Street harassment—catcalls, ogling, the occasional unwanted photograph being taken, and occasionally even groping—has existed since, probably, the beginning of time, or at least the beginning of cities. Women have generally put up with it, because what do you really do? In movies, perhaps, you confront your ogler. But in real life, usually you simply move on as quickly as possible so as not to "make matters worse," which is really sort of unfair. But it's a different world now, full of smartphones and civilian documenters and people who won't simply put up with things and move on. Enter Hollaback!, an app that women can use to upload photos of perpetrators, to tell their stories, and to generally make a statement against street harassers.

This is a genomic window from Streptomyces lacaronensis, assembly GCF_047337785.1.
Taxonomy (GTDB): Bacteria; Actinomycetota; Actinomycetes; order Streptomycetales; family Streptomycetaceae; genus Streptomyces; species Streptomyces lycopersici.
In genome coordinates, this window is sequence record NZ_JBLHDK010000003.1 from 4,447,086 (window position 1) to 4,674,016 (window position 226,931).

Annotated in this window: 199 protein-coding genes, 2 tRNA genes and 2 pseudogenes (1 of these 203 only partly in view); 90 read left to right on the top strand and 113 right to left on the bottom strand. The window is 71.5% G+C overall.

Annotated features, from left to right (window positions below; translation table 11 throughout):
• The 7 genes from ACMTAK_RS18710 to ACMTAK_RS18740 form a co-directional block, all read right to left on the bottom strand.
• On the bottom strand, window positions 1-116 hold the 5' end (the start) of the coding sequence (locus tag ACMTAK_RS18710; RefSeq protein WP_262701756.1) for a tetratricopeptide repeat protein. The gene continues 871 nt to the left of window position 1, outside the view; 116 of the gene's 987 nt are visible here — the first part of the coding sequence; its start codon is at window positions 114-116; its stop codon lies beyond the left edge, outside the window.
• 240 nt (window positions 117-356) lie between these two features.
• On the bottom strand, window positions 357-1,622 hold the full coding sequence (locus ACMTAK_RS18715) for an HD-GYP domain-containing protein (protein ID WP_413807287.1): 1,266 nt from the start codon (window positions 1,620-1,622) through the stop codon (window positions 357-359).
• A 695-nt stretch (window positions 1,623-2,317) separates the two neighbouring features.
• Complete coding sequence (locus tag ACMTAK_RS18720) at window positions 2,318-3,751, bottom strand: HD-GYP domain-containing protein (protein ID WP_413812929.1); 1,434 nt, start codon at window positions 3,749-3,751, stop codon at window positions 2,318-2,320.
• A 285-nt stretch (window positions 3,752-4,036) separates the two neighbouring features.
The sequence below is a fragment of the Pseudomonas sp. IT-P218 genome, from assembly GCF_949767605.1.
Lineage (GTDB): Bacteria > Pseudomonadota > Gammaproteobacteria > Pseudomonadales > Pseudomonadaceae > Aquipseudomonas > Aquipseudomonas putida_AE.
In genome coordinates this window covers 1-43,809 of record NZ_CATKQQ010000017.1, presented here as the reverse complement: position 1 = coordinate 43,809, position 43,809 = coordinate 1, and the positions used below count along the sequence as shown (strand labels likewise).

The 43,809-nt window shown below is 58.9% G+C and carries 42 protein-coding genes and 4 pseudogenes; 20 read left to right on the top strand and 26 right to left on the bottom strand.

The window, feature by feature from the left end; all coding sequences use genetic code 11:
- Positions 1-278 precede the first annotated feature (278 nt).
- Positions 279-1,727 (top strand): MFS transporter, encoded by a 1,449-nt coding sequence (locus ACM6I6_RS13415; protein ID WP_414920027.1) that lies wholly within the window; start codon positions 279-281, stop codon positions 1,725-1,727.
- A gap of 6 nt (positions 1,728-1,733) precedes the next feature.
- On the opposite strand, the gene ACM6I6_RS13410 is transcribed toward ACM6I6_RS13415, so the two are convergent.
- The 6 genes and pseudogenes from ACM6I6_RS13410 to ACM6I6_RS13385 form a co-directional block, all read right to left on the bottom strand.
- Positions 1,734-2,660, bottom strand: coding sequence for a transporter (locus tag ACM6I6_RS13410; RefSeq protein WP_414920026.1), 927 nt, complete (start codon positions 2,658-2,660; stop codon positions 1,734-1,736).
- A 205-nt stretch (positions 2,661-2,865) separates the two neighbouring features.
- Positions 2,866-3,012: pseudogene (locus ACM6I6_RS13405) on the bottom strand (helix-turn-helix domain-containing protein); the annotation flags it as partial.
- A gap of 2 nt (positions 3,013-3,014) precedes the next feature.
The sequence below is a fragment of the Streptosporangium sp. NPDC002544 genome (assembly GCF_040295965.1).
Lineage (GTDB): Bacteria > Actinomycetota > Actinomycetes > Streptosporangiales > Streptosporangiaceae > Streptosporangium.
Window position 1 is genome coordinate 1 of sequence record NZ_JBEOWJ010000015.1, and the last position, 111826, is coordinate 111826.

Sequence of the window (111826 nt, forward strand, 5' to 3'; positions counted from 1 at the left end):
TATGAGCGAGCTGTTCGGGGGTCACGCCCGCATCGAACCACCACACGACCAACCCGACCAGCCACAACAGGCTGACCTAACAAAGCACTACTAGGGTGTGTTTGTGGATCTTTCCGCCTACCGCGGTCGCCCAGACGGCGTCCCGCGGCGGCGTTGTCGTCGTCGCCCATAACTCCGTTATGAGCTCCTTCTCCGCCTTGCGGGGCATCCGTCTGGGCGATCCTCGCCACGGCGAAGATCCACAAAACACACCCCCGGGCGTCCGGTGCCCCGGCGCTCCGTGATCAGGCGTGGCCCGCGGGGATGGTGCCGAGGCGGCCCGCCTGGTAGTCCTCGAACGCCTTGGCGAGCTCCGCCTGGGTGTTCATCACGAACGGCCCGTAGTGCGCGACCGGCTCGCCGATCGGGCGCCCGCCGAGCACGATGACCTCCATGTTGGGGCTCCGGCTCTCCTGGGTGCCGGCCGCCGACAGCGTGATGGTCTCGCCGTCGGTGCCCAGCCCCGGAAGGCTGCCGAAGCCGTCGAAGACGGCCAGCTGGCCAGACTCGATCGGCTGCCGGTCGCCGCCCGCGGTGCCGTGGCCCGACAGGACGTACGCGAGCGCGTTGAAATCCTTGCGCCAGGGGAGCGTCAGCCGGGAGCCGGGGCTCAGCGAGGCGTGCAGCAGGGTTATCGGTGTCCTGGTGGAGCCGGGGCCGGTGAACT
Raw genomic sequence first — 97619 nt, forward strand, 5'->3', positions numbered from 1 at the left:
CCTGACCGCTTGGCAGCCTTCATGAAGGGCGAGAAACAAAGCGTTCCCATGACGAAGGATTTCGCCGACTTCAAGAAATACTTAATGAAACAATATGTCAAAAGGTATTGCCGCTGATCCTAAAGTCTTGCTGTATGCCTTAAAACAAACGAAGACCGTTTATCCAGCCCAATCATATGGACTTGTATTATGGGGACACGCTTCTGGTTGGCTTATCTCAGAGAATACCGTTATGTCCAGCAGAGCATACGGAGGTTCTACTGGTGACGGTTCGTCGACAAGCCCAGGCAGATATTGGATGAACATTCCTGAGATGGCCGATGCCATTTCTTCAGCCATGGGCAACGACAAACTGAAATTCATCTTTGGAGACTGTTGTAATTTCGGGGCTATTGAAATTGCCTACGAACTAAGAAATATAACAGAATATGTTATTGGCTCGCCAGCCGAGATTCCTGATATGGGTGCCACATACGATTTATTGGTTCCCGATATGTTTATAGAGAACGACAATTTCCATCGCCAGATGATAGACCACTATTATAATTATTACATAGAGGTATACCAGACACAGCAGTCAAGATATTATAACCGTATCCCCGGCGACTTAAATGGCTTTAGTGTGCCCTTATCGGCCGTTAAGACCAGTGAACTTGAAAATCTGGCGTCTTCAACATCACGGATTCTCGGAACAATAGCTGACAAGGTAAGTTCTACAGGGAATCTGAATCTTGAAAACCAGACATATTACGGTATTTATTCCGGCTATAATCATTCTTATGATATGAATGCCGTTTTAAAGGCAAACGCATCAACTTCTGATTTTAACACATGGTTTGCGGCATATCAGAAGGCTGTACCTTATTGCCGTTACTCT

Hollaback! has existed for a while—the app and its co-creator, Emily May, have been written about in The New York Times, among other media outlets—but the time appears ripe for some renewed publicity. And that, it's gotten, partly because Council Speaker Christine Quinn and City Councilman Julissa Ferreras of Jackson Heights have awarded $20,000 to May's Brooklyn-based nonprofit, according to The New York Daily News, to help support the app and the cause. Hollaback! exists in 52 cities and 17 countries; according to its website, it's "all about your right to be you: A person who never has to take it or just keep walking, but one who has a badass response when she’s messed with. Someone who knows that she has the right to define her own self instead of being defined by some creep’s point of view. Because none of us are as simple as a list of physical attributes. We have a right to be who we are, not who we are told to be. We have a right to define ourselves on our own terms when we walk out the door, whatever that means that day."